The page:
Most received an “x.”

“We can make some very rapid, positive progress,” Mr. Griffiths said, when asked what it was like to replan a city with few current residents.

Of the roughly 500,000 Azerbaijanis expelled from Nagorno-Karabakh and surrounding territory in the 1990s war, many lived in temporary housing for almost 30 years with the promise of someday being able to return.

Now, eight months after Azerbaijan regained those territories, the government is still not letting them return, citing land mines. But Gazanfar Dadashov, an entrepreneur in the capital, Baku, won a contract to set up a bakery for soldiers and others already in his native Shusha.

Mr. Dadashov and his business partner, Iftihar Aliyev, found an apartment in Shusha with a flat-screen television and a washing machine. They saw nothing strange about moving into homes where Armenians had been living just months earlier. After all, they said, Armenians did the same thing in the 1990s after they expelled Azerbaijanis.

“History is repeating itself,” Mr. Aliyev said.

Mr. Dadashov’s old house has crumbled, but amid the waist-high weeds he recognized the flowering lilies he had planted in his garden. When he saw his old metal crowbar, tears welled up in his eyes.

Family photographs littered the alleyway — children gathered around a dinner table, an infant cradled in a woman’s arms. Even as nature had reclaimed Mr. Dadashov’s house, an Armenian family had moved in next door.

East of Shusha, the land turns flat and parched. Armenia occupied the territory as a buffer zone, turning cities into ghost towns. Amid the anti-tank trenches, Soviet-era concrete vineyard poles still stand, like a skeletal forest, barbed wire strung across some of them.

The land now teems with backhoes and asphalt rollers and reeks of smoke. The grass is being burned to make it easier to clear mines. The new international airport’s runway is being paved.

Azerbaijan promises to make Aghdam, the region’s biggest ghost town, into a city of 100,000, with a memorial complex to evoke past hardships.

“It’s our strategic goal to make Karabakh a land of peace, a land of prosperity, a land of development,” said Hikmet Hajiyev, the foreign policy adviser to Azerbaijan’s president.

In Baku, on the gleaming Caspian Sea waterfront, the government has built a “war trophies park” of burned Armenian tanks, captured artillery and Armenian soldiers’ helmets hanging on chains. Life-size figures of Armenian soldiers have huge noses, fearsome eyebrows and bad teeth.

“They look like this,” said the park’s manager, Shahin Alakbarov, dismissing criticism of the Armenian figures’ distorted features.

But how is reconciliation with Armenians possible, critics say, when the government still appears to be perpetuating enmity?

“If you want lasting peace, if you want this conflict truly to be behind us, then you shouldn’t have done this,” the Azerbaijani historian Altay Goyushov said, referring to the park and to the country’s ruler, Mr. Aliyev. “For him, the priority is for this nationalist spirit not to fade, because it’s what keeps him in power.”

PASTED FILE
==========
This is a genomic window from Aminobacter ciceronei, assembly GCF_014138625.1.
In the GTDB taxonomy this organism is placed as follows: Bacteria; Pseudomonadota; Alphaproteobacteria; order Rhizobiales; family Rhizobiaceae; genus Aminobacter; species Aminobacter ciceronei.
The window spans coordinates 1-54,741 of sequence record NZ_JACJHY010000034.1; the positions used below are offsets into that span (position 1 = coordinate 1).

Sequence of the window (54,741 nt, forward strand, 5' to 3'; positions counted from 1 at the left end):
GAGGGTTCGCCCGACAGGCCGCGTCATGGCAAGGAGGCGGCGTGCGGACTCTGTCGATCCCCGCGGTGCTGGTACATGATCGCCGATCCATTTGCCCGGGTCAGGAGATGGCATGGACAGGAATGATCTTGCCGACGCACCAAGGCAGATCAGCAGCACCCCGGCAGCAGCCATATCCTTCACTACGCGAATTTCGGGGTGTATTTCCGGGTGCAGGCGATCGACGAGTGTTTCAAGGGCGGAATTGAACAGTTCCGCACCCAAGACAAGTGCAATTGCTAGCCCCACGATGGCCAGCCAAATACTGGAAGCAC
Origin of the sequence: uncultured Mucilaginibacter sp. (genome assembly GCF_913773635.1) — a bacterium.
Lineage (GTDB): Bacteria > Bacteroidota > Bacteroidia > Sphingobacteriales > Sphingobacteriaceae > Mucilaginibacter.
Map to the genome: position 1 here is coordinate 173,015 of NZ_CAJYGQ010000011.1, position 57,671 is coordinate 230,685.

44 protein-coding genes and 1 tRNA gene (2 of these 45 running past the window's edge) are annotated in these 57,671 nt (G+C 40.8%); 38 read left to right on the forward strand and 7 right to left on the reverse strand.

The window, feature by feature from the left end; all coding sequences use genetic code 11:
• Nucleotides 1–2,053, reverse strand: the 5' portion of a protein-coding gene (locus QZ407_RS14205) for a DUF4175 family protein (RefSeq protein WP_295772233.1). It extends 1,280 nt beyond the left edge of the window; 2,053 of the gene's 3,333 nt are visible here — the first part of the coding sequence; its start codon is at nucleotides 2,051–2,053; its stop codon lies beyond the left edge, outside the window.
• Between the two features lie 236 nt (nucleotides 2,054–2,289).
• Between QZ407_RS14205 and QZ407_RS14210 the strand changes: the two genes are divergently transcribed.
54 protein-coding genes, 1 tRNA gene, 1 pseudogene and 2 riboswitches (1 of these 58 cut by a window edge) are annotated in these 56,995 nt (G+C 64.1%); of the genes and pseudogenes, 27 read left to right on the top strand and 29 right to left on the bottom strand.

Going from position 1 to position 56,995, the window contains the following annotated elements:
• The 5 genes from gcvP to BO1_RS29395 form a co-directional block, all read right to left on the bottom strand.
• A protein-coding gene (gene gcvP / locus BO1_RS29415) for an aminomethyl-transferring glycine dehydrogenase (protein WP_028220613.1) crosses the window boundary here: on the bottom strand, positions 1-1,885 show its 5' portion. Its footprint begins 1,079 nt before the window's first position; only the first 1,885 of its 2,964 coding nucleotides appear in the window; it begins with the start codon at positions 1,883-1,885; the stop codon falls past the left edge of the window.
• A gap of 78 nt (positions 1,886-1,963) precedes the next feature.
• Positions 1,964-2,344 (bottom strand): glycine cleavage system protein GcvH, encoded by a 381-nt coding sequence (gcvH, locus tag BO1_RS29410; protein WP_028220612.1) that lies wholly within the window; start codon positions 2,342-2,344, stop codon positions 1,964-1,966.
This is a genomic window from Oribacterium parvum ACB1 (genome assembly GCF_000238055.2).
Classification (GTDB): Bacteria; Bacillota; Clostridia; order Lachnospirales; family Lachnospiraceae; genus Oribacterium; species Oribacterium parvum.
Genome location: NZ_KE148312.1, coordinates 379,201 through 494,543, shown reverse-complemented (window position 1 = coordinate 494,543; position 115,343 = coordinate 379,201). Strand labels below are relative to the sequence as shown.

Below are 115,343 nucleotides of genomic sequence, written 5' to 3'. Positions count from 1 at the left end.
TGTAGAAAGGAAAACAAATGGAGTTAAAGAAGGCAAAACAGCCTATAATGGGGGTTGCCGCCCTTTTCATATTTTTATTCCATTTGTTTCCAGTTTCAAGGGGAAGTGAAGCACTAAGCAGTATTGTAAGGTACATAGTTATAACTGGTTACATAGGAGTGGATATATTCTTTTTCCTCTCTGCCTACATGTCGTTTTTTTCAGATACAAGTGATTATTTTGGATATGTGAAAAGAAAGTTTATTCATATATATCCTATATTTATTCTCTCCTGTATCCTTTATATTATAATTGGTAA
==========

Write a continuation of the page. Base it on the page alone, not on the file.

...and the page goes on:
A lasting peace is far from secure. Deadly border skirmishes have flared up. Thousands of Armenians still live in the major city of Stepanakert, in a zone controlled by Russian peacekeepers. Azerbaijan says Armenians there must accept its rule if they want to remain long-term.

At the trophy park on a recent Saturday, an engineer, Adil Naqdiyev, 42, snapped a photograph of his 8-year-old son in front of an Armenian tank. The figure of an Armenian soldier is in mid-escape out of the tank’s hatch, gazing in terror up at the sky.

Mr. Naqdiyev is old enough to recall the Soviet era, when Azerbaijanis and Armenians lived together in Baku in relative peace. I asked him whether he thought that such coexistence could again be possible. His son broke in to say that it was not.

“The Armenians are insatiable,” the 8-year-old Alim declared. “They can’t just live on their own land.”

On Sept. 26, Ilham Abbasov, 20, came to his family’s one-story house in a village for displaced Azerbaijanis and said goodbye. He had joined the military, pledging his mother he would liberate her home village.

He was too young to have ever seen his ancestral home. But like other young Azerbaijanis, he was raised with a visceral sense of injustice.

When his older brother, Khalik Abbasov, saw him again, he was in a row of bloodied bodies in a video posted online. His unit had driven into an ambush, Mr. Abbasov later learned, on the first day of Azerbaijan’s offensive.

Mr. Abbasov checked the body bags arriving daily at the local mosque but received his brother’s body only after the war ended. The family received about $12,000 in compensation, most of which they spent on a lighted billboard in Ilham’s honor and a glassed-in structure over his grave. Ilham always wanted a house of his own, his brother said.

“The land has been returned, but now we don’t care so much who gets it,” said the brother’s wife, Aliya Abbasova. “We lost someone we love.”

Text by Anton Troianovski Photographs by Sergey Ponomarev The New York Times